Friday, April 25, 2014
The farmer's market is becoming a more colorful and abundant place each week, and on a recent visit I noticed some beautiful red butter lettuce that inspired this salad. There's nothing wrong with regular butter lettuce. In fact, it's way up there in terms of my favorite kind of leafy thing. Both red and green butter lettuce have crunchy ribs, velvety leaves, and mild flavor that pair well with everything from carrot miso dressing, to garlicky sun dried tomato dressing.
I sliced the veggies thin and delicately so that their flavor was imparted without competing in texture to the robust lettuce leaves. Fresh mint added that extra something fresh and herbaceous. Fresh dill, or even flat leaf parsley would also work really well.
These veggies were cut on a mandoline. My personal favorite is of the Japanese variety. It costs about $25-$30 depending on where you get it, and it soon becomes a favorite tool in the kitchen. Although wonderful, a mandoline is a terrifying device. Impatience and bravado will lead you to slice things without a guard, but this is unwise. Make sure you are very guarded. Never slice things in a hurry, or without total and complete attention. The danger is worth it. The nearly translucent veggies are incredibly attractive and so pleasing the eat.
If you don't have a mandoline, channel your inner zen master and slice the radishes and carrots super thin. Heck, you could even choose to grate these guys instead of slice them. The world is your oyster.
Butter Lettuce Salad with Radish, Carrot, & Mint with Dijon Red Wine Vinaigrette
for the salad
1 large head red butter lettuce, or 2 small heads, washed and dried
1 small super fresh carrot, sliced very thin
5-6 large radishes, sliced very thin
3 tablespoons chopped fresh mint
for the vinaigrette
1 heaping teaspoon dijon mustard
3 tablespoons red wine vinegar
1/2 teaspoon of honey
1/2 clove garlic, minced super fine, or pressed
1/2 small shallot, minced fine
salt and pepper
1/3 cup good quality olive (or grapeseed oil)
Wash and dry your lettuce. Slice or gently tear the leaves into large pieces. Slice your carrots and radishes. Chop your fresh mint. Add everything to a large salad bowl.
In a small bowl, add the mustard, red wine vinegar, honey, garlic, shallot, and salt and pepper. Whisk everything together and taste the mixture. Adjust according to your preferences. Slowly whisk in the oil. Taste the dressing by dipping a lettuce piece into it. Does it need more oil? More mustard? More honey? More garlic? Adjust your dressing to your liking.
When you are ready to serve the salad, season it lightly with salt. Toss. Add some of the dressing. Gently toss the salad (ideally with your hands), add more dressing if you think it needs it. Serve with meat, fish, pasta, pizza, or any complimentary dinner entrée.
Tuesday, April 22, 2014
I love egg salad and I love deviled eggs, and I see no reason why those two loves can't be combined.
The idea behind these deviled eggs is to make the yolk mixture as you would an egg salad mixture. In fact, it's pretty similar to this recipe. Eggs love pickles and dill as much as I do. I also like celery, and it added a nice crunch to the soft eggs.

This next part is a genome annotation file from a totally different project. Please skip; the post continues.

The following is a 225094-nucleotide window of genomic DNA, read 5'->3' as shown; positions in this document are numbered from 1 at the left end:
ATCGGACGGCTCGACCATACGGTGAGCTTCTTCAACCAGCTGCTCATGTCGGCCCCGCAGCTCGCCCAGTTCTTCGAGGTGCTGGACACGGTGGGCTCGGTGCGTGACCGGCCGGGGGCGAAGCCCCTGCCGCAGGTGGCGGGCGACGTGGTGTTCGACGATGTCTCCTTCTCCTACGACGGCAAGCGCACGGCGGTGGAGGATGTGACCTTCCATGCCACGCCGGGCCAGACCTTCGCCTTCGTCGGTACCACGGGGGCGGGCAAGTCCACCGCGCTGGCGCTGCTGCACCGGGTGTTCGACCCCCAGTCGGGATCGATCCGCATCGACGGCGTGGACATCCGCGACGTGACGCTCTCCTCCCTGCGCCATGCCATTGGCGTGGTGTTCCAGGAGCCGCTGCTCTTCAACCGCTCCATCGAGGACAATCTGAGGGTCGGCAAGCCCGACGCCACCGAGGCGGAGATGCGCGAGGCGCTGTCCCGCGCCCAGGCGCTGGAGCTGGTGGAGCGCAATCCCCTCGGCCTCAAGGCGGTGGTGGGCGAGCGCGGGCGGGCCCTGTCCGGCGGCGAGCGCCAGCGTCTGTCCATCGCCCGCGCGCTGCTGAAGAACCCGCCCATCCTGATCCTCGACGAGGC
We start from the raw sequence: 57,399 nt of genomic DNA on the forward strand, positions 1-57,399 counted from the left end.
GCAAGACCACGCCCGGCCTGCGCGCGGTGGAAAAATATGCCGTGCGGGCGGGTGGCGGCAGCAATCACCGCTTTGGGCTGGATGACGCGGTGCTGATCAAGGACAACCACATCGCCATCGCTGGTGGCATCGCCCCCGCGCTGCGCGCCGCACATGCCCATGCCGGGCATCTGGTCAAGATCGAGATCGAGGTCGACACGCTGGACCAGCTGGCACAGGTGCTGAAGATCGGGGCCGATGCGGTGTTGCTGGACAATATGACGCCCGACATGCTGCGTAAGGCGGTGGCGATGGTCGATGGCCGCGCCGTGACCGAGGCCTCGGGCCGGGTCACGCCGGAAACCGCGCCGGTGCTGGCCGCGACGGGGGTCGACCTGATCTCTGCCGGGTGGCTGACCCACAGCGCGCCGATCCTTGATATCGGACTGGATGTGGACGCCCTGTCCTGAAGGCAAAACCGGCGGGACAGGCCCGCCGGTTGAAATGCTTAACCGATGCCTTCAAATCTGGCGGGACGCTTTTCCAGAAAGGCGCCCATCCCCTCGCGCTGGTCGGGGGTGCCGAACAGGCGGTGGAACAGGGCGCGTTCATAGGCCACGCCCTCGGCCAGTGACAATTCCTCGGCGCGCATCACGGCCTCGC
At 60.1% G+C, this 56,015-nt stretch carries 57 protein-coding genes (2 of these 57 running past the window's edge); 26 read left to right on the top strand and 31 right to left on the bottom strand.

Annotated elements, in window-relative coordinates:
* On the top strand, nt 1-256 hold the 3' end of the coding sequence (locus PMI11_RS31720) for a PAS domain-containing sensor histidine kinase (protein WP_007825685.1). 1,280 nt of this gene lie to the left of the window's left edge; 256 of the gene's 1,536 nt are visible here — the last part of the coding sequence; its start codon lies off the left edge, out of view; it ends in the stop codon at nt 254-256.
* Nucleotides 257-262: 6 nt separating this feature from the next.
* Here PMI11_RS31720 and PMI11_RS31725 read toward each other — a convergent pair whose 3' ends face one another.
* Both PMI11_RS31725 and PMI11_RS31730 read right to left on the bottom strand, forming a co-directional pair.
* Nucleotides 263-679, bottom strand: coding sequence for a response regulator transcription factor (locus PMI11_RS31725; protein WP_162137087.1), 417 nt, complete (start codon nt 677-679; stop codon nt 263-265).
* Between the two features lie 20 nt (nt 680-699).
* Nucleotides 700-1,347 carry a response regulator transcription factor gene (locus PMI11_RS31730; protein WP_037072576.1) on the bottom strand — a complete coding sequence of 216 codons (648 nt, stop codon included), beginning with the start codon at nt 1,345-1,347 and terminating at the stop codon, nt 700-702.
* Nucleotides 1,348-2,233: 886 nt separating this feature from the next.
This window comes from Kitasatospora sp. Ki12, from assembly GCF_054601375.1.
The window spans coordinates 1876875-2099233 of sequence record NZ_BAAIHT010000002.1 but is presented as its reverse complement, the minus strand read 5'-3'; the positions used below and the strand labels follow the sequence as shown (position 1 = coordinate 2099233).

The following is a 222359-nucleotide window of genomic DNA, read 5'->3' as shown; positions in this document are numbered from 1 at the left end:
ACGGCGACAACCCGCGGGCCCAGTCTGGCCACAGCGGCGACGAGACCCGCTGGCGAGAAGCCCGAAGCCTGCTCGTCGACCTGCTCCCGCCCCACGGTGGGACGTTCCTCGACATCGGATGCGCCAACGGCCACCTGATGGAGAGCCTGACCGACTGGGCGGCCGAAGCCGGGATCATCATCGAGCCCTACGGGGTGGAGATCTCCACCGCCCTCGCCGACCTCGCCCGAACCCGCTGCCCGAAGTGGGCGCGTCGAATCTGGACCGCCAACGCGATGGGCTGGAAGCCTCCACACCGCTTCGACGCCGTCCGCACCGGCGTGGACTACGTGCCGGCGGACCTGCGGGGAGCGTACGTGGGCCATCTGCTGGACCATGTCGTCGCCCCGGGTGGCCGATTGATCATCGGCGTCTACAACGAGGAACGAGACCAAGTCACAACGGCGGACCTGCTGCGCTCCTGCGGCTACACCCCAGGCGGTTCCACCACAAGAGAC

When you make this recipe, taste as you go. If you like tons of mayo, add more of it. If you hate mustard, skip it. If you want to use parsley instead of dill, go for it. All you need to worry about is making an egg mixture with flavors that you love.
These deviled eggs are tangy, fresh, and have little bits of crunch to them. Enjoy...
Egg Salad Deviled Eggs
12 hard boiled eggs
1/3 cup good mayonnaise
1 tablespoon Dijon
1 teaspoon whole grain mustard (optional)
1 teaspoon yellow mustard (optional)
1/4 cup finely diced cornichons or dill pickle
1/4 cup finely diced celery
2 tablespoons fresh dill week, chopped
splash of liquid from the cornichon/pickle jar
salt and pepper to taste
Hard boil your eggs. Here's the method I use: place eggs in a pot, fill with cold water until just covered, bring the pot of water to a rolling boil, turn off the heat, cover the pot with a lid, set a timer for 15 minutes, prepare an ice bath, take the eggs out, lightly crack them, place them in the bowl of ice and water, and let them cool for at least 5 minutes. Pre-cracking them and placing them in an ice bath make them easier to peel.
Peel your eggs, carefully slice them in half lengthwise, remove the yolks, add them to a bowl, and reserve the egg white halves.
To the bowl of cooked egg yolks add: mayo (Best Foods/Hellman's or homemade), Dijon mustard, whole grain mustard (optional), and yellow mustard (optional - for tang and a nice bright yellow color). You can put this mixture in a food processor to get it super smooth. I used an immersion blender, but you can also just mix everything together with a whisk or a fork. Fold in the celery, cornichons/pickles, fresh dill, and pickle juice. Taste and season with salt and pepper.